Contrary to what a portion of the public believes, circumstantial evidence is admissible and can be used to prove a party’s case. When circumstantial evidence forms the basis for a conviction, a reviewing court will engage in a two-part analysis in addressing the sufficiency of the circumstantial evidence. The components of this analysis were reviewed recently by the Minnesota Supreme Court, State v. Hurd, A11-1057 (Minn. August 8, 2012), and by the Minnesota Court of Appeals in an unpublished opinion, State v. Wright, A11-2002 (Minn. App. September 17, 2012).
When a court is asked to review the sufficiency of evidence to support a criminal conviction, it must determine whether the evidence, when viewed in the light most favorable to the verdict, was sufficient to allow a jury to return a guilty verdict. State v. Fleck, 777 N.W.2d 233, 236 (Minn. 2010). Credibility determinations are for the jury, and the court assumes that the jury disbelieved any evidence contrary to the verdict. Id. On review, the court analyzes whether the facts in the record and the legitimate inferences drawn from them would permit the jury to reasonably conclude that the defendant was guilty beyond a reasonable doubt on the charges presented. Id.
In analyzing the sufficiency of circumstantial evidence, first a court will identify the circumstances proved, viewing the evidence in the light most favorable to the verdict. State v. Andersen, 784 N.W.2d 320, 329 (Minn. 2010). Next, the court examines the reasonableness of inferences that can be drawn from the circumstantial evidence, including inferences of both innocence and guilt. Id. To sustain a conviction, all rational inferences must be consistent with guilt and inconsistent with innocence. Id. at 330.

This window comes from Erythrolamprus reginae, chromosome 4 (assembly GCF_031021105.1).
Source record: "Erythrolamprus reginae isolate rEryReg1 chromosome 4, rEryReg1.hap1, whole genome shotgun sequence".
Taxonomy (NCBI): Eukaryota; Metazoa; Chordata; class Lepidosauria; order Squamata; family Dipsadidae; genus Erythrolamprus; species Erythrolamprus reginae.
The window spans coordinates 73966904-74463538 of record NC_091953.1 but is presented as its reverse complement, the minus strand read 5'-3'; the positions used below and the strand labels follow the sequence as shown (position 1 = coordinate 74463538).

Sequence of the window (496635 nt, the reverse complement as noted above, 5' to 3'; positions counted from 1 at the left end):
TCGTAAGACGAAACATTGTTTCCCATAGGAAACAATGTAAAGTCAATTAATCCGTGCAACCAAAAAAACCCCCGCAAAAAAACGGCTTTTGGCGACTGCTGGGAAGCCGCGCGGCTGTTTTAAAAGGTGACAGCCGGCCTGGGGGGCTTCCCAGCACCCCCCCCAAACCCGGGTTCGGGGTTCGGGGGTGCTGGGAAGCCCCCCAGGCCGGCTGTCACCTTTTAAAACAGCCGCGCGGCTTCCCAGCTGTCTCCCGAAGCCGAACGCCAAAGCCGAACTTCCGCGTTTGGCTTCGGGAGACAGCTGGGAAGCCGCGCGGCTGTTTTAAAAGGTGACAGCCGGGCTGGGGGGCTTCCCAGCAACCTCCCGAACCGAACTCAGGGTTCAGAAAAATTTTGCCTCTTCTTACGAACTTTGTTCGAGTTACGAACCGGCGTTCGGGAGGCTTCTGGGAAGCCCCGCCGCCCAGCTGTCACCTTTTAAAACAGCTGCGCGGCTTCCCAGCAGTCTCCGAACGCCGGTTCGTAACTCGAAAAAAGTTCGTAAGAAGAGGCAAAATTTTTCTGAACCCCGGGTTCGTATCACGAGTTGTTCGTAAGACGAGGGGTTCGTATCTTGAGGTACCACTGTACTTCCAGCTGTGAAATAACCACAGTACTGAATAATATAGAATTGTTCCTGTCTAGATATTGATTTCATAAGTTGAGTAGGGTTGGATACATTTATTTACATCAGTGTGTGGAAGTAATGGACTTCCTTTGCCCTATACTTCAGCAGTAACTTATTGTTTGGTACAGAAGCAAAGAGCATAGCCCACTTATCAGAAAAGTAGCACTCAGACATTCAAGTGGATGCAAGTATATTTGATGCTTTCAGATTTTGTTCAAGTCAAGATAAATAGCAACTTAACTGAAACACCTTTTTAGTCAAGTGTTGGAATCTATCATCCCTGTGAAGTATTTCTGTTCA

Applying this analysis, in State v. Hurd, the Minnesota Supreme Court considered the evidence of premeditation related to what the appellant had admitted was an intentional killing. The court addressed three categories of evidence related to premeditation: planning activity, motive, and nature of the killing. The court noted 17 main facts that it ascertained from the record with respect to the appellant’s planning activity. The facts included details of the appellant’s conduct prior to the killing, during the killing, and after the killing. After reviewing those 17 facts, the Hurd Court found that the inferences to be drawn from the circumstances proved were consistent with a finding of premeditation and inconsistent with any other conclusion.
The court followed the same process in reviewing the circumstances showing motive and the nature of the killing. The court then found that the reasonable inferences to be drawn from the evidence in each of the three categories were consistent with premeditation and inconsistent with any other conclusion. As such, the court found that the evidence of premeditation, although circumstantial, was sufficient to support the conviction for first degree murder.